Active Comparator: Standard of Care
All treatment arms will be compared to the Standard of Care arm.
Other: Standard care
Patients will receive standard care.
- The safety of the candidate therapies in COVID-19 patients by measuring physiological changes in the circulatory and respiratory system. [ Time Frame: Up to 16 days post treatment ]Measure vital signs (blood pressure/heart rate/temperature and respiratory rate)
- The safety of the candidate therapies in COVID-19 patients by recording the number of treatment related adverse events. [ Time Frame: Up to 90 days post treatment ]Record number of participants With treatment-related adverse events
- Measuring the PK of the proposed trial treatments in COVID-19 patients. [ Time Frame: 6 months ]Measure maximum plasma concentration [Cmax] in blood samples.
- Measure a change in the expression of key coagulation biomarkers in the blood of COVID-19 patients during and after treatment period. [ Time Frame: 6 months ]Change in expression or activity of coagulation markers in serial blood samples taken before, during and after treatment.
- Measure a change in the expression of key cytokines in the blood of COVID-19 patients during and after treatment period. [ Time Frame: 6 months ]Change in expression or activity of inflammatory cytokines in serial blood samples taken before, during and after treatment.
- To evaluate the improvement or deteroriation of patients in each treatment arm. [ Time Frame: 16 days ]Record changes in National Early Warning Score (NEWS) 2 score. Scale is from 0-20, with a higher number indicating a higher risk of morbidity.
- To evaluate the number of oxygen-free days. [ Time Frame: 16 days ]Duration (days) of oxygen use
- To evaluate incidence of any form of new ventilation use. [ Time Frame: 16 days ]Duration (days) of ventilation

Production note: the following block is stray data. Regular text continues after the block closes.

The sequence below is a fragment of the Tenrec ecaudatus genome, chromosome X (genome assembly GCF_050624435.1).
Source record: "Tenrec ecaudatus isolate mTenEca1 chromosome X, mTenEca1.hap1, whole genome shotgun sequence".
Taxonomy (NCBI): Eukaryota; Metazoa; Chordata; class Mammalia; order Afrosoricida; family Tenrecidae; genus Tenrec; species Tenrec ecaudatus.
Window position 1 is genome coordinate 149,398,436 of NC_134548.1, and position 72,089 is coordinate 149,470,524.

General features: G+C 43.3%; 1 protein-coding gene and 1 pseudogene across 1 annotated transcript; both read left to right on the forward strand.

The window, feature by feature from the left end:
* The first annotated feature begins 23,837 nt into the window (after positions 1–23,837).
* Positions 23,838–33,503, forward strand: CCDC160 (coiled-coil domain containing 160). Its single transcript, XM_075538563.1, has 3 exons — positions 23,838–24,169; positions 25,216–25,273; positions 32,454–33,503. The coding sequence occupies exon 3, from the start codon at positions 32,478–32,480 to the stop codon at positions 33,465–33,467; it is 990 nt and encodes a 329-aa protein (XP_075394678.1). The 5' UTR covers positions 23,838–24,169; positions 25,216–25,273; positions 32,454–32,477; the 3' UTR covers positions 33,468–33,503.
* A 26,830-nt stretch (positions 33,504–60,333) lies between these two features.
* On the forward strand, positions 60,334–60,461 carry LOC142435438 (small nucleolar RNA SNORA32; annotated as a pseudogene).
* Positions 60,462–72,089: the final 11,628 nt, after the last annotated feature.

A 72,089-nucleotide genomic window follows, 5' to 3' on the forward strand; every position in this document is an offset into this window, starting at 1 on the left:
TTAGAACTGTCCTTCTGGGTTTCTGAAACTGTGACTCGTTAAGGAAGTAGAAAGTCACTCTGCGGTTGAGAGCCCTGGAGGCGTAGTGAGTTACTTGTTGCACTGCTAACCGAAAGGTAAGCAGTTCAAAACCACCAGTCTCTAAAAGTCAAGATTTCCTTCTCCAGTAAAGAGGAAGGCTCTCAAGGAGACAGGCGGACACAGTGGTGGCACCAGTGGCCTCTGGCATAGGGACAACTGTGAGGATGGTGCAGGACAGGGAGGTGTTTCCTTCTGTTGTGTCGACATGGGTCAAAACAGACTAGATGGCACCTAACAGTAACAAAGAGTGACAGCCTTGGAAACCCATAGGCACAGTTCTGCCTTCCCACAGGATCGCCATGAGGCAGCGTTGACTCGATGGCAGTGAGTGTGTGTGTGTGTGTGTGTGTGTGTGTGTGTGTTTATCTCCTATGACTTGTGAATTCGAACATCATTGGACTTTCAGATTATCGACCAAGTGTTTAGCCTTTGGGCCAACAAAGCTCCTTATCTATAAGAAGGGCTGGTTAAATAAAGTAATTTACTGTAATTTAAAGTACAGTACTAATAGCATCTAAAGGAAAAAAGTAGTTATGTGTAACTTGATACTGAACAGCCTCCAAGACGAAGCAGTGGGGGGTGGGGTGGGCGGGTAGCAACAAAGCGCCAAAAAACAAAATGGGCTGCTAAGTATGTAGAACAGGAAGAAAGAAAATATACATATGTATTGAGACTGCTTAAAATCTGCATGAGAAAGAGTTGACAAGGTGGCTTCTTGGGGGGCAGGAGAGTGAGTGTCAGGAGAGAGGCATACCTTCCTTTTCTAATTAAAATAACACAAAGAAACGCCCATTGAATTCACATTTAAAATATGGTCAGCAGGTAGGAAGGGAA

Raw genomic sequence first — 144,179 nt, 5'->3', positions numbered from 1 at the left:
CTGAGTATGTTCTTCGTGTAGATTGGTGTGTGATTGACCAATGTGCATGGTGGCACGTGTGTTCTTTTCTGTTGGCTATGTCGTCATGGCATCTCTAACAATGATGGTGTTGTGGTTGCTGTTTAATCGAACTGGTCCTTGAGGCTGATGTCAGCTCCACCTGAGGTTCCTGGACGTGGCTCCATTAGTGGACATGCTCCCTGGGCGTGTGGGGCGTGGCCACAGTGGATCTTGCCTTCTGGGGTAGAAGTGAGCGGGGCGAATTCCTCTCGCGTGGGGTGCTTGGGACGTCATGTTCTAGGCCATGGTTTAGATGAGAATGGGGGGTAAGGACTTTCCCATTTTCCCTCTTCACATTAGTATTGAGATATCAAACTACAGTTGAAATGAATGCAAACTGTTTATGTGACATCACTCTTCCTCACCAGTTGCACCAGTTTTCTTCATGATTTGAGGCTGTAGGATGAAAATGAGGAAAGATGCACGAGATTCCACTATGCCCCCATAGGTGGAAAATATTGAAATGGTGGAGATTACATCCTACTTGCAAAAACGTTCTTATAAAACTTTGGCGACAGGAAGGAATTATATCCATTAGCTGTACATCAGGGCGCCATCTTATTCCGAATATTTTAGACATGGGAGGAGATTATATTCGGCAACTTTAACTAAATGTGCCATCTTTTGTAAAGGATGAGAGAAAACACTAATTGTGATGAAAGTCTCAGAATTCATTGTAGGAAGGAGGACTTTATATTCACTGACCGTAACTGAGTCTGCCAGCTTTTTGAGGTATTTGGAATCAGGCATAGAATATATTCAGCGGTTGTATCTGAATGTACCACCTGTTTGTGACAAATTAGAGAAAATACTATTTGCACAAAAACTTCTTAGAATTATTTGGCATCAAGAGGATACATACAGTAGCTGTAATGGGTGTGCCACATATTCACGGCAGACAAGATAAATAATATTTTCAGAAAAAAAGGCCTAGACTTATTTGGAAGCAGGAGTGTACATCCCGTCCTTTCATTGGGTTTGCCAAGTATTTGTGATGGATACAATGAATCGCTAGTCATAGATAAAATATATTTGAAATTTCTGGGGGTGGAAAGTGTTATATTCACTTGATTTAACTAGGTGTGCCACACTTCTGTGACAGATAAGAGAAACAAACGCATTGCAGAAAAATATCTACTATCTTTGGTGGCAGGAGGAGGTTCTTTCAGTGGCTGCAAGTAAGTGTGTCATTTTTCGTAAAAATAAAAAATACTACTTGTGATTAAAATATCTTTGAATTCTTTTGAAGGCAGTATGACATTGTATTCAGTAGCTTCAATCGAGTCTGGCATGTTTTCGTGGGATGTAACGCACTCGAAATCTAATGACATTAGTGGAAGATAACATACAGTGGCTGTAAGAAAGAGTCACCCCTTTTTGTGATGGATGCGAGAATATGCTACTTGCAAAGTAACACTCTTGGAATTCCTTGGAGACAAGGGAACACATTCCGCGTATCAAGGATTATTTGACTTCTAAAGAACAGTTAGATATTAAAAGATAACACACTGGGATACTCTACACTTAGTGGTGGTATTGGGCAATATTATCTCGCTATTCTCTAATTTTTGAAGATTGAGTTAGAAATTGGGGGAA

- To evaluate ventilator-free days [ Time Frame: 16 days ]
Duration of ventilation-free days.
• Incidence of any form of new ventilation use and duration (days) of new ventilation use.
- Change in the ratio of the oxygen saturation to fraction of inspired oxygen concentration (SpO2/FiO2) [ Time Frame: 16 days ]SpO2/FiO2, measured daily from randomisation to Day 15, hospital discharge, or death
- To evaluate SARS-CoV-2 viral load. [ Time Frame: 15 days ]Qualitative and quantitative polymerase chain reaction (PCR) determination of severe acute respiratory syndrome coronavirus 2 (SARS-CoV-2) in oropharyngeal/nasal/saliva swab while hospitalised on Days 1, 3, 5, 8, 11, 15.
- To evaluate time to discharge [ Time Frame: 16 days ]
Duration of total hospital stay
• Duration to discharge following treatment
- To evaluate the use of renal dialysis or haemofiltration for each treatment arm. [ Time Frame: 16 days ]Record requirement for renal dialysis or haemofiltration
To learn more about this study, you or your doctor may contact the study research staff using the contact information provided by the sponsor.
Please refer to this study by its ClinicalTrials.gov identifier (NCT number): NCT04473053
|Contact: Annya Bruce, PhD||01312429180||Annya.Bruce@ed.ac.uk|
|Contact: Kevin Dhaliwalfirstname.lastname@example.org|
|Principal Investigator:||Kev Dhaliwal||University of Edinburgh|